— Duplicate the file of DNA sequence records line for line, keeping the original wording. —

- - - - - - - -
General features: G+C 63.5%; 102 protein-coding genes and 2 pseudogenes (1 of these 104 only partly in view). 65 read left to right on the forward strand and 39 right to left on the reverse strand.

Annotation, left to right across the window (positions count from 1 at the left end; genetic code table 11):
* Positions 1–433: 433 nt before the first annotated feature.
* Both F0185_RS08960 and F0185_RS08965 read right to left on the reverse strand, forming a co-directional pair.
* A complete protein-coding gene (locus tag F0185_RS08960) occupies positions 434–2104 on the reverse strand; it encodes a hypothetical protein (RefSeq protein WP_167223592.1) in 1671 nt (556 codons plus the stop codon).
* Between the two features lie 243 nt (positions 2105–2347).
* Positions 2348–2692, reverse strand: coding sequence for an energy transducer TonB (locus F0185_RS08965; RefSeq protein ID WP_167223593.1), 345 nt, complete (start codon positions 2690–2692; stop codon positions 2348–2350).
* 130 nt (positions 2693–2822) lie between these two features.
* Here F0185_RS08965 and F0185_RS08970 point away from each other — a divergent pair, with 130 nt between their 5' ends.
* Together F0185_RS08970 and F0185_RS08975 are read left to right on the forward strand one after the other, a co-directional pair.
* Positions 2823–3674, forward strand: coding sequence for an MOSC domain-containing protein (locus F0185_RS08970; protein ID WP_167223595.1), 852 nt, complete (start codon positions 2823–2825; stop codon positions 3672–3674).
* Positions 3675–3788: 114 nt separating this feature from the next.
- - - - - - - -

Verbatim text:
General features: G+C 63.5%; 102 protein-coding genes and 2 pseudogenes (1 of these 104 only partly in view). 65 read left to right on the forward strand and 39 right to left on the reverse strand.

Annotation, left to right across the window (positions count from 1 at the left end; genetic code table 11):
* Positions 1–433: 433 nt before the first annotated feature.
* Both F0185_RS08960 and F0185_RS08965 read right to left on the reverse strand, forming a co-directional pair.
* A complete protein-coding gene (locus tag F0185_RS08960) occupies positions 434–2104 on the reverse strand; it encodes a hypothetical protein (RefSeq protein WP_167223592.1) in 1671 nt (556 codons plus the stop codon).
* Between the two features lie 243 nt (positions 2105–2347).
* Positions 2348–2692, reverse strand: coding sequence for an energy transducer TonB (locus F0185_RS08965; RefSeq protein ID WP_167223593.1), 345 nt, complete (start codon positions 2690–2692; stop codon positions 2348–2350).
* 130 nt (positions 2693–2822) lie between these two features.
* Here F0185_RS08965 and F0185_RS08970 point away from each other — a divergent pair, with 130 nt between their 5' ends.
* Together F0185_RS08970 and F0185_RS08975 are read left to right on the forward strand one after the other, a co-directional pair.
* Positions 2823–3674, forward strand: coding sequence for an MOSC domain-containing protein (locus F0185_RS08970; protein ID WP_167223595.1), 852 nt, complete (start codon positions 2823–2825; stop codon positions 3672–3674).
* Positions 3675–3788: 114 nt separating this feature from the next.